The Future of Health Care Globalization

The Future of Health Care Globalization

We know what globalization means. Boundaries between countries disappear, giving way to single global markets for labor, manufacturing, finance and service. Money, goods, people, ideas and information mix in unprecedented ways, shaping our lives today and opportunities for tomorrow. 

But what does it mean for health care? 

When we talk about the globalization of health care, we’re addressing how diseases spread quickly across populations and borders to become pandemics, what steps organizations worldwide are taking to standardize health care delivery to ensure patient safety and best outcomes, or why increasing numbers of caregivers are emigrating for better professional opportunities. 

But the most immediate idea of globalized health care is tourism: when patients travel — sometimes around the world — to receive diagnosis or treatment. 

This is not a new concept: In honor of their god of medicine, Asclepius, the ancient Greeks erected the Asclepia Temples, which became some of the world’s first health centers. People from all over traveled to these temples, seeking cures for their ailments. 

The international health care marketplace we recognize today emerged in the late 19th century when patients from less developed parts of the world began to travel to major medical centers in Europe and the United States, including Johns Hopkins, for diagnoses and treatments that were unavailable in their own countries. 

This demand for globalization in health care continues today. 

Why Patients Travel 

Sometimes patients travel for treatments that aren’t offered locally, or that aren’t delivered as well as they are in their country or region. When met with delayed access or high costs, savvy consumers — especially those from growing middle classes in emerging markets — travel to regions where they can receive higher-quality treatment that results in better outcomes with shortened length of stay.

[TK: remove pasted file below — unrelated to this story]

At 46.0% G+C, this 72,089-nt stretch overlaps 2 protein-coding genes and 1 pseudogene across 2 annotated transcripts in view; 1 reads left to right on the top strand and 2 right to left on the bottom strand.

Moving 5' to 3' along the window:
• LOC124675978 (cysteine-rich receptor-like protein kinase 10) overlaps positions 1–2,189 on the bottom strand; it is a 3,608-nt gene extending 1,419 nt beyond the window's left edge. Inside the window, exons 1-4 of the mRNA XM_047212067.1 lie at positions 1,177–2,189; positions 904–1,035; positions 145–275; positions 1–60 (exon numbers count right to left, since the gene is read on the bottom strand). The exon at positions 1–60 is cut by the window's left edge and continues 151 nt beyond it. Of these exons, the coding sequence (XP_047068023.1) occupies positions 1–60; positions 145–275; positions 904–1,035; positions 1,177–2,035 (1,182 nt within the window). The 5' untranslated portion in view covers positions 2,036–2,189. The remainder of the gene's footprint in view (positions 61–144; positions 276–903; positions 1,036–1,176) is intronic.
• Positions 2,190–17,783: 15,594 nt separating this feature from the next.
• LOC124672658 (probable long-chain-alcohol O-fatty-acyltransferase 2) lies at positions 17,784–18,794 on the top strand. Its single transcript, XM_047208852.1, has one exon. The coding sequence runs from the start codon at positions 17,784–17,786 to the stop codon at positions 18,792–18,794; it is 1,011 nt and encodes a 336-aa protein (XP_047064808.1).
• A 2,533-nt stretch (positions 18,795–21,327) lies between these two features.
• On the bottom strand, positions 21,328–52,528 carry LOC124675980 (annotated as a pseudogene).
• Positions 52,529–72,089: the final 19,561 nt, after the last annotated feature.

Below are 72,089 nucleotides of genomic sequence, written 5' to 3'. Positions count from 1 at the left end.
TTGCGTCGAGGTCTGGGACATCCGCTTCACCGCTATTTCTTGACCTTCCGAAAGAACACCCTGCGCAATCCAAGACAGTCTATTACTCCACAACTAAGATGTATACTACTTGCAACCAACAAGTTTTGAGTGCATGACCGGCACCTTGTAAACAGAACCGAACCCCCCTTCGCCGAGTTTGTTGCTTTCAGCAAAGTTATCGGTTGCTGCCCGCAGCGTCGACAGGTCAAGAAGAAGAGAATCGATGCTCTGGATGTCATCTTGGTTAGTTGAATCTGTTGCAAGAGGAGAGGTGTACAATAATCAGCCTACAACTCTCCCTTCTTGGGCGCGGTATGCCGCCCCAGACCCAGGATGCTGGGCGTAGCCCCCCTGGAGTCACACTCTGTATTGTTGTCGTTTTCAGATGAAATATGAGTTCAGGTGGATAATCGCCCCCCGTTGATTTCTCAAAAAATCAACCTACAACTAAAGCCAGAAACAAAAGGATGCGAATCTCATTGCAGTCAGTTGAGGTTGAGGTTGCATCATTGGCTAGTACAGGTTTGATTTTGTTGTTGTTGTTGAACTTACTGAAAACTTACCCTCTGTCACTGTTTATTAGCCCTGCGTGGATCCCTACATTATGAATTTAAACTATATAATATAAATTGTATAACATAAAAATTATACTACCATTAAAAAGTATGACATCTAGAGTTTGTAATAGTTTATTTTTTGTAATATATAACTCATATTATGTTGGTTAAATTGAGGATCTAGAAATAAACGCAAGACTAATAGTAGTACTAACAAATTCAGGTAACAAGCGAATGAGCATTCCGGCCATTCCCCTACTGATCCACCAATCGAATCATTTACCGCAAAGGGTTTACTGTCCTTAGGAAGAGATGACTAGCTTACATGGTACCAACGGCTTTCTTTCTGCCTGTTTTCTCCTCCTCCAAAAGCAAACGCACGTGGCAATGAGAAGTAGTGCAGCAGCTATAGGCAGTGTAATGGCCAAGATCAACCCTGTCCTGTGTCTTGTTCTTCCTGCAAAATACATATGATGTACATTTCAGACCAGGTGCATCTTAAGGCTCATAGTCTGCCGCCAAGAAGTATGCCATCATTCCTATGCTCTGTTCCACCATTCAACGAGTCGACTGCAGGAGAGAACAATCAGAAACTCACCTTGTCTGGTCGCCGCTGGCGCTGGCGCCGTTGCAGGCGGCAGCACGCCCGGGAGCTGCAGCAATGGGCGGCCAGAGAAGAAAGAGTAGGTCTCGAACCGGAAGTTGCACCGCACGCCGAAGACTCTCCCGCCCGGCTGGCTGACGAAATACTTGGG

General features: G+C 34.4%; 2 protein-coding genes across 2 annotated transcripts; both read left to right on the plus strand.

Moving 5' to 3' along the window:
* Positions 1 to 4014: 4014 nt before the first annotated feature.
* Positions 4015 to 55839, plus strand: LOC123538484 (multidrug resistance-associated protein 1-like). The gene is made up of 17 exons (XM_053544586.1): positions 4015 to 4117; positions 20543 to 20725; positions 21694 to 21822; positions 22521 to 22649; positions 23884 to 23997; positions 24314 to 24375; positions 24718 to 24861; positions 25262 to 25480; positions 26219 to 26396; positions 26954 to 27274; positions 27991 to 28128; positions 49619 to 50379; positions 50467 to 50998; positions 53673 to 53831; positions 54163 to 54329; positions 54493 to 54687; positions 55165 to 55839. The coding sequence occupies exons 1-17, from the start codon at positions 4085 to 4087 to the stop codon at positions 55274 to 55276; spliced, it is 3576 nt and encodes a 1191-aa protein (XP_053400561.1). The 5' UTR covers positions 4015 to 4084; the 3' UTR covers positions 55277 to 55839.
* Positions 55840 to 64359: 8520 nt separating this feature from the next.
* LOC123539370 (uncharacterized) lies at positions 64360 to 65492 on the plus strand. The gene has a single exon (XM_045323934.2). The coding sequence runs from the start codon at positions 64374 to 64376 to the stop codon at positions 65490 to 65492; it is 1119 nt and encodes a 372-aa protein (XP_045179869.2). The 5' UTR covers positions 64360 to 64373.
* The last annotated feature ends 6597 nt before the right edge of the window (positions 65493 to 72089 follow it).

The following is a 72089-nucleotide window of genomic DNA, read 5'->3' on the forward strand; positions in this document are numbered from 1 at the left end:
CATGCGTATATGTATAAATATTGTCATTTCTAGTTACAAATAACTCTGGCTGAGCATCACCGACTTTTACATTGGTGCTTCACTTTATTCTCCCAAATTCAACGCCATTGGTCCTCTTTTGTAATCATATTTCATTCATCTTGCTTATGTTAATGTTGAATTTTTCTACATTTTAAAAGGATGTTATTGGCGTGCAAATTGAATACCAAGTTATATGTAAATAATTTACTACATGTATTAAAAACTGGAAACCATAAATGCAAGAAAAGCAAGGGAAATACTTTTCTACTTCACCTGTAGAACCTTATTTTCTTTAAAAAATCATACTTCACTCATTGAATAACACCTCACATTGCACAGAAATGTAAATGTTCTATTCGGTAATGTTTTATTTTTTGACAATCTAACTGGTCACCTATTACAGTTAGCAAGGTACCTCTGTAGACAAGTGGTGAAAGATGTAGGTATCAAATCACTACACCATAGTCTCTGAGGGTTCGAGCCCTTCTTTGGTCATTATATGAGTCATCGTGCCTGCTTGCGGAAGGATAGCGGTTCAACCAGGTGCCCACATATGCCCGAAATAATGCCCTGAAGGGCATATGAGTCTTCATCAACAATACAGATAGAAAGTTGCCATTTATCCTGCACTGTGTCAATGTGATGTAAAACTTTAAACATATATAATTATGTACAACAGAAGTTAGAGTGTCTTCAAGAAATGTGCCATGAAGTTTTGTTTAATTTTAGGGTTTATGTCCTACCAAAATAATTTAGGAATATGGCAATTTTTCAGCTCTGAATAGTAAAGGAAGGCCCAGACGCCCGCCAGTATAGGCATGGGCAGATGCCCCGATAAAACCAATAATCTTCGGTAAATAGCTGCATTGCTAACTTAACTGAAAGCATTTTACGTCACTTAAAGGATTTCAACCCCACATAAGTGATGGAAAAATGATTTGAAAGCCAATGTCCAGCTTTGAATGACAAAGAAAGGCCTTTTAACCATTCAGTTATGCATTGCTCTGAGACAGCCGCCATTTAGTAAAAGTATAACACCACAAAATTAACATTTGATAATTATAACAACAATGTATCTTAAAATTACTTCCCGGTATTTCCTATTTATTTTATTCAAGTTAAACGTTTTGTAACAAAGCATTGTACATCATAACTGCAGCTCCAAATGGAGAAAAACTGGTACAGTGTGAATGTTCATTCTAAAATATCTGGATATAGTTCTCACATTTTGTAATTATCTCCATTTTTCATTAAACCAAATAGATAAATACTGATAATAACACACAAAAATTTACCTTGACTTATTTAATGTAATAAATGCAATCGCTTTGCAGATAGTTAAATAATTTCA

Providing high-quality health care to international patientswith rare or complex conditions is an important part of what we do at Johns Hopkins. But our vision extends further. As we saw health systems struggle to provide patients with access to the right care, at the right time, while ensuring quality and reasonable costs, we knew we could help. We saw an opportunity to help people receive care close to home by collaborating with organizations to increase and improve health and wellness services in their own communities. 

Joining Forces

The model we created more than 20 years ago includes collaborations with international affiliates — private health care organizations, insurers, non-governmental organizations, government agencies, academic centers and others — to expand and enhance care at the local level. 

These collaborations involve developing and managing clinical programs, offering heath care education and leadership development opportunities to our affiliates’ health care providers and administrators, and fostering research and discovery that will change medicine for generations. 

Today, we have collaborations to advance health care around the world, helping our affiliates increase and improve services in their own countries so patients can receive quality care as close to home as possible. 

Health care globalization at its best brings partners together to create comprehensive local solutions. It changes people’s lives, expands hope and opens opportunities. It becomes the promise of medicine.

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